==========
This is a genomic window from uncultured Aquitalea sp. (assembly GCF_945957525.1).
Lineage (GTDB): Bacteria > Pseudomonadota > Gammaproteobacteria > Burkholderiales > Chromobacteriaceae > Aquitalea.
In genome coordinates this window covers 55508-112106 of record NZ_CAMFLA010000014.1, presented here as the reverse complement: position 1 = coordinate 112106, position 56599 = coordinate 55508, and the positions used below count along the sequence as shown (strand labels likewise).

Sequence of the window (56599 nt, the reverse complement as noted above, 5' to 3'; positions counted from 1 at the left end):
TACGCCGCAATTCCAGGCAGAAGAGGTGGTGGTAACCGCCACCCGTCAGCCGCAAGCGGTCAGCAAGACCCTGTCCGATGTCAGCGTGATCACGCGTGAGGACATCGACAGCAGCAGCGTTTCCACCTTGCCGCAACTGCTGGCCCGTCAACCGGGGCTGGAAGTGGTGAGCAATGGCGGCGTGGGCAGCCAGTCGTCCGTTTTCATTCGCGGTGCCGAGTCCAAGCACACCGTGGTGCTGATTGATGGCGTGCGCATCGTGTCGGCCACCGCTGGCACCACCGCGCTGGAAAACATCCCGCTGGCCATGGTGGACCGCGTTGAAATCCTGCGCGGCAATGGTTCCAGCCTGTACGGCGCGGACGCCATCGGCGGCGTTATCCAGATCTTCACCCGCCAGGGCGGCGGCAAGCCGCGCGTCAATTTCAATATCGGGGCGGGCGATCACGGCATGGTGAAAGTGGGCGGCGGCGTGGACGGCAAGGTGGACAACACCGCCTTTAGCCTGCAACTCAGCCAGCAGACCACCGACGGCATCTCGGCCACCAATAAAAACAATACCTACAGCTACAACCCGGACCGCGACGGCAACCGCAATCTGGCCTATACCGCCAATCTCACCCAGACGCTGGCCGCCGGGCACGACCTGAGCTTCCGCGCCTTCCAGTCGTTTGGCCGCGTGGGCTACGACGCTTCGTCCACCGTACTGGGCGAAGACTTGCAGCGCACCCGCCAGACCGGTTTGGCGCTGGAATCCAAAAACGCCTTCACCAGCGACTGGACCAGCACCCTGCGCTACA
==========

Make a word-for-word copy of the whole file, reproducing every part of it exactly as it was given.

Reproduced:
This is a genomic window from uncultured Aquitalea sp. (assembly GCF_945957525.1).
Lineage (GTDB): Bacteria > Pseudomonadota > Gammaproteobacteria > Burkholderiales > Chromobacteriaceae > Aquitalea.
In genome coordinates this window covers 55508-112106 of record NZ_CAMFLA010000014.1, presented here as the reverse complement: position 1 = coordinate 112106, position 56599 = coordinate 55508, and the positions used below count along the sequence as shown (strand labels likewise).

Sequence of the window (56599 nt, the reverse complement as noted above, 5' to 3'; positions counted from 1 at the left end):
TACGCCGCAATTCCAGGCAGAAGAGGTGGTGGTAACCGCCACCCGTCAGCCGCAAGCGGTCAGCAAGACCCTGTCCGATGTCAGCGTGATCACGCGTGAGGACATCGACAGCAGCAGCGTTTCCACCTTGCCGCAACTGCTGGCCCGTCAACCGGGGCTGGAAGTGGTGAGCAATGGCGGCGTGGGCAGCCAGTCGTCCGTTTTCATTCGCGGTGCCGAGTCCAAGCACACCGTGGTGCTGATTGATGGCGTGCGCATCGTGTCGGCCACCGCTGGCACCACCGCGCTGGAAAACATCCCGCTGGCCATGGTGGACCGCGTTGAAATCCTGCGCGGCAATGGTTCCAGCCTGTACGGCGCGGACGCCATCGGCGGCGTTATCCAGATCTTCACCCGCCAGGGCGGCGGCAAGCCGCGCGTCAATTTCAATATCGGGGCGGGCGATCACGGCATGGTGAAAGTGGGCGGCGGCGTGGACGGCAAGGTGGACAACACCGCCTTTAGCCTGCAACTCAGCCAGCAGACCACCGACGGCATCTCGGCCACCAATAAAAACAATACCTACAGCTACAACCCGGACCGCGACGGCAACCGCAATCTGGCCTATACCGCCAATCTCACCCAGACGCTGGCCGCCGGGCACGACCTGAGCTTCCGCGCCTTCCAGTCGTTTGGCCGCGTGGGCTACGACGCTTCGTCCACCGTACTGGGCGAAGACTTGCAGCGCACCCGCCAGACCGGTTTGGCGCTGGAATCCAAAAACGCCTTCACCAGCGACTGGACCAGCACCCTGCGCTACA